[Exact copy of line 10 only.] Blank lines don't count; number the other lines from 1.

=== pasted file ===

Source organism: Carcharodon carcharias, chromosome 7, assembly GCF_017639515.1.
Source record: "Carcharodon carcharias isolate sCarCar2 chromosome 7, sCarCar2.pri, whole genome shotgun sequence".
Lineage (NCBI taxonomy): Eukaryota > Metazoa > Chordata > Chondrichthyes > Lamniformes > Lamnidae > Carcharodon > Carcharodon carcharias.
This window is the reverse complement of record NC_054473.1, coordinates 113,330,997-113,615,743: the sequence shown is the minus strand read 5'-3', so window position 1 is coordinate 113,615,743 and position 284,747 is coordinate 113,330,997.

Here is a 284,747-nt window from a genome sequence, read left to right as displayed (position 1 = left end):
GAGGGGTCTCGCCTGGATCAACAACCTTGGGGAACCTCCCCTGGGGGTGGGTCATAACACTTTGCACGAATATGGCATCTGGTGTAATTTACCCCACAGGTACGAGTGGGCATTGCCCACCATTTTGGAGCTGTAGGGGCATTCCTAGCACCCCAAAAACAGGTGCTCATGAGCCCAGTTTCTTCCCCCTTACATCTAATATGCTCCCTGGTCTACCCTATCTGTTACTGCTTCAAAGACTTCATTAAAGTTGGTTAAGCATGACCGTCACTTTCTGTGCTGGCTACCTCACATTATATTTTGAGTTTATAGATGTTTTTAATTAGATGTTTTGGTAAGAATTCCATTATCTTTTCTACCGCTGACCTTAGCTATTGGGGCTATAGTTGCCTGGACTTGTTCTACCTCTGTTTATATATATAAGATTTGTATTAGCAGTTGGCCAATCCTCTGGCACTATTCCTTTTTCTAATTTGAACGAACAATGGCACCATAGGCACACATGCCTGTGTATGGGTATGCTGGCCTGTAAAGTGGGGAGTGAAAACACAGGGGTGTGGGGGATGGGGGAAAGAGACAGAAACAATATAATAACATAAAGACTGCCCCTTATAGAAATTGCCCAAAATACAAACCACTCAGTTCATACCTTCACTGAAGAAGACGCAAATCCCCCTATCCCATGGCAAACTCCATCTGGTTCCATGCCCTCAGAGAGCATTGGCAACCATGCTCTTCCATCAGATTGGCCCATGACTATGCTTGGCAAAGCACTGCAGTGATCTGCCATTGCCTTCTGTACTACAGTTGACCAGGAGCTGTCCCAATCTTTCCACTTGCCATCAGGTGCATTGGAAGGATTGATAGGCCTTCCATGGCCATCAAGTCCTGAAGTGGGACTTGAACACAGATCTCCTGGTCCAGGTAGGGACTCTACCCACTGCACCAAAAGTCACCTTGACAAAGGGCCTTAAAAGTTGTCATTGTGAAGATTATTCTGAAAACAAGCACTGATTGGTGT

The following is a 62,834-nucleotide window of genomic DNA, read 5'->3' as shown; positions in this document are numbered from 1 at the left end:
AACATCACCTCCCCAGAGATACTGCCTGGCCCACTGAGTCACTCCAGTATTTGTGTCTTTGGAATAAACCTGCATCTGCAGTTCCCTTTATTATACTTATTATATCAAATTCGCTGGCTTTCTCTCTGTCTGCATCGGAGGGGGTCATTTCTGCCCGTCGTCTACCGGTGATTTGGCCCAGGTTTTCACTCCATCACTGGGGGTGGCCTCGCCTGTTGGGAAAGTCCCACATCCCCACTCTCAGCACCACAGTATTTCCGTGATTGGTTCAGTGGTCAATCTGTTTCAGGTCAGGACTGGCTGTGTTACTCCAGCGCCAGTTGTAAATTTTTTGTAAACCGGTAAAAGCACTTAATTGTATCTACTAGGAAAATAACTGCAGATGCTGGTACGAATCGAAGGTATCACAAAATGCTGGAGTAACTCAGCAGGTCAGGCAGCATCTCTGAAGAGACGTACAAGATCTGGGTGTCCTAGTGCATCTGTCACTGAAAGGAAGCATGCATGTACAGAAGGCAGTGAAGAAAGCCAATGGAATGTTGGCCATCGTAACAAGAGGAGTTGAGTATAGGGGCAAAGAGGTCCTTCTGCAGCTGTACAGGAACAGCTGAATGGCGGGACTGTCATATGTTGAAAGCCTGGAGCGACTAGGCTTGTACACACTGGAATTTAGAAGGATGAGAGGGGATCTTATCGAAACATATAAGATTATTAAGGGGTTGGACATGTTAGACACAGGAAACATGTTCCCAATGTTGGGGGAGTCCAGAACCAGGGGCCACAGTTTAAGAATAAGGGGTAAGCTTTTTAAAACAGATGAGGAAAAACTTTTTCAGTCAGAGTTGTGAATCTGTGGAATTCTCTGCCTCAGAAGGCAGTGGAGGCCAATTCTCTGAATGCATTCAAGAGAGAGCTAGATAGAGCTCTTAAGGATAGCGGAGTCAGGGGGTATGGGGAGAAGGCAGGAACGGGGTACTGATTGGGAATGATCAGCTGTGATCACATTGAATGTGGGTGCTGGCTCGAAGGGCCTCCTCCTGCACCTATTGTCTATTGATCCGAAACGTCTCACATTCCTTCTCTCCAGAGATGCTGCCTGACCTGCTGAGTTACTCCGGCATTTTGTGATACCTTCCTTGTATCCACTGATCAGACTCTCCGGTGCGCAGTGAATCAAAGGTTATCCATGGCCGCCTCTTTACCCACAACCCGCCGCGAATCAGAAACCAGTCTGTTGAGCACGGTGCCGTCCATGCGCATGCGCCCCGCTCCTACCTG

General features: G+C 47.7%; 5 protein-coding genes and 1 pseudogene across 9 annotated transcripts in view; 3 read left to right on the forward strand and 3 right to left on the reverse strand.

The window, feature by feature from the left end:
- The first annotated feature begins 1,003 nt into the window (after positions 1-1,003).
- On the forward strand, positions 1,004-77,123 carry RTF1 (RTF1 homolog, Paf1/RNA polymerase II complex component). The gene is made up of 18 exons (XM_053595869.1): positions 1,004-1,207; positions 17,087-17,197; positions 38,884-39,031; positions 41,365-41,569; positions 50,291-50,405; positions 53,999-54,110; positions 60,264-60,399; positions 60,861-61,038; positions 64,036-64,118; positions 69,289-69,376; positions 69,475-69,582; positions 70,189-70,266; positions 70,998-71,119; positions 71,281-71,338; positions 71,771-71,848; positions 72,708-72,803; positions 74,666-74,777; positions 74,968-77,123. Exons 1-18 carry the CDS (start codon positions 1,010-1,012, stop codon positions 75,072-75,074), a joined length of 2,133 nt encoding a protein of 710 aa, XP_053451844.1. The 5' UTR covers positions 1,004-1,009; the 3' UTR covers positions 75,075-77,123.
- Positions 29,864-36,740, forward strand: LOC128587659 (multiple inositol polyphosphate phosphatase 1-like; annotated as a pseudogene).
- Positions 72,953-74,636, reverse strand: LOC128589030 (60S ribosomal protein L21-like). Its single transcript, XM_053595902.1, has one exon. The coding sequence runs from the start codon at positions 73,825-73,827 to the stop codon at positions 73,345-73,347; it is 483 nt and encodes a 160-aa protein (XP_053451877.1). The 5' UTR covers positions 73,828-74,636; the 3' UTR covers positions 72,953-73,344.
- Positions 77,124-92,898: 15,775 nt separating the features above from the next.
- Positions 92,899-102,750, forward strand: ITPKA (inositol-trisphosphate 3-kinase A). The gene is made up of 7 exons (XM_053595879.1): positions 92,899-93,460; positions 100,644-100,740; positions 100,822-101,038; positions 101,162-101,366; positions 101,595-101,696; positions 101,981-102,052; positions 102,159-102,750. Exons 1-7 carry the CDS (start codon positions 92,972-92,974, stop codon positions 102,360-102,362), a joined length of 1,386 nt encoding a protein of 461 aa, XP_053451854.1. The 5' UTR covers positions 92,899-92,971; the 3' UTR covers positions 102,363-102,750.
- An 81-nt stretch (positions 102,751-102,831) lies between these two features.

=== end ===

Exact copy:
The window, feature by feature from the left end: